is Hilary Burrage's website to
- *promote information and opinion from and by campaigners, researchers and writers*
who share her concern to eradicate female genital mutilation (FGM) in the UK and beyond. Potential contributors are invited to email Hilary to discuss proposals for this website.
Most of the articles on female genital mutilation (FGM) below are generously contributed by expert guest contributors with particular professional or personal knowledge and experience.
Hilary Burrage (editor of this website) has also posted many pieces on aspects of FGM, in conjunction with research for her books, Eradicating Female Genital Mutilation: A UK Perspective (a textbook) and Female Mutilation (narratives from survivors and campaigners globally). To read more about FGM, please see here: Hilary Burrage / FGM.
Espila Lucy shares notes from her own website:
Lessons Learnt From the Girls’ Camp in Baragoi, Samburu County
In August 2015, Caritas Maralal in partnership with CORDAID reached a total of 350 girls through a camping activity in Samburu North, in Baragoi primary school. Campers were from Ngilai, Bendera, Baragoi, Nachola, Natiti and Nalingagor primary schools. The sessions were led by 8 facilitators from AMREF, World Vision, Straight talk foundation, Ministry of Health and Ministry of Education. During the camp that lasted for a week, the girls were involved in interactive sessions on life skills, the role of girls in peace building, harmful cultural practices, such as FGM (female genital mutilation), early/ forced marriages, beading and human rights.
Julie Barton writes:
Isuroon’s inaugural “Safe Mothers, Safe Newborns” conference will bring together highly influential women and men from the Twin Cities, Somalia and other countries worldwide. Included in the speakers is Jaha Dukureh, the #EndFGM advocate. Together, we will address the pivotal need to improve Somali maternal and child health care, and acknowledge Isuroon’s critical work optimizing the health and resilience of Somali women and their newborn children.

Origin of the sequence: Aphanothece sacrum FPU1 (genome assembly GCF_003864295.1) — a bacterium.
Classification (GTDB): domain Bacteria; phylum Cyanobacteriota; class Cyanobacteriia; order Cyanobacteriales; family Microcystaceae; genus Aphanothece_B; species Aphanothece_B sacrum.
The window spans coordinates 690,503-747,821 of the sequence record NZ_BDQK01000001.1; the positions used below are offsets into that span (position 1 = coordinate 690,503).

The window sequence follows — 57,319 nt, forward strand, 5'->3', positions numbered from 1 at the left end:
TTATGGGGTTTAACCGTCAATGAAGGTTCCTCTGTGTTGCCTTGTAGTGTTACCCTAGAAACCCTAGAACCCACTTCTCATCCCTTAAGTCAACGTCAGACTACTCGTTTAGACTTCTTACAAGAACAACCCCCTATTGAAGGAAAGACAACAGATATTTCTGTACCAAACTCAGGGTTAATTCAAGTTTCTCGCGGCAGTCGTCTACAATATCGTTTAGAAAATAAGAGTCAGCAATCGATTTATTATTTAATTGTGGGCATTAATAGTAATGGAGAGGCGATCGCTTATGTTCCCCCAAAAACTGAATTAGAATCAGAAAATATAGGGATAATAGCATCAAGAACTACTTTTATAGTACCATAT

Safe Mothers, Safe Newborns, an Isuroon Event, will be held on Thursday, November 12, 2015 9:00 am to 5:00 pm at the Humphrey School of Public Affairs, University of Minnesota, 301-19th Avenue South, Minneapolis, Minnesota
Over the decades, clitoridectomy (female genital mutilation – FGM*) has been part and parcel of way of life for some several communities here in Africa and various other parts of the world. Some of the societies are engaged to the affair as a form of control, whilst for others it is for initiation from childhood to adulthood. *See Statement on FGM
My main focus here is Kenya. FGM hotspots in Kenya are mostly within the pastoralist communities. This is due to isolation from civilization and also lack of attention from the authorities. Most notable amongst these communities are the Maasai, Samburu, Turkana and Pokot.
Kameel Ahmady is a British-Iranian social anthropologist who has worked in international development. This Report is the result of a decade-long field study on female genital mutilation (FGM) which he undertook in Iran.
Ahmady’s comprehensive study investigates, explores, and analyses the existence of Female Genital Mutilation/Cutting (FGM/C) in Iran. FGM is prevalence in four West Azerbaijan, provinces of Kurdistan, Kermanshah, and Hormozgan. FGM is a longstanding ritual which continues to violate aspects of women’s sexual rights. It prevails in societies because of certain beliefs, norms, attitudes, and political and economic systems. While there is some data available on FGM in Iran, it has been limited in scope.
The term ‘female genital mutilation’ was adopted in 1990 by the Inter-African Committee (IAC) on Traditional Practices Affecting the Health of Women and Children, and in 1991 the World Health Organization (WHO) recommended that the United Nations adopt it as well. It has now been confirmed by the United Nations and the World Health Organisation. The turning point in this debate was the Bamako Declaration of 6 April 2005, issued by the sixth General Assembly of the IAC, in Mali.
It is important to acknowledge the Bamako message, an edited (abbreviated) version of which follows: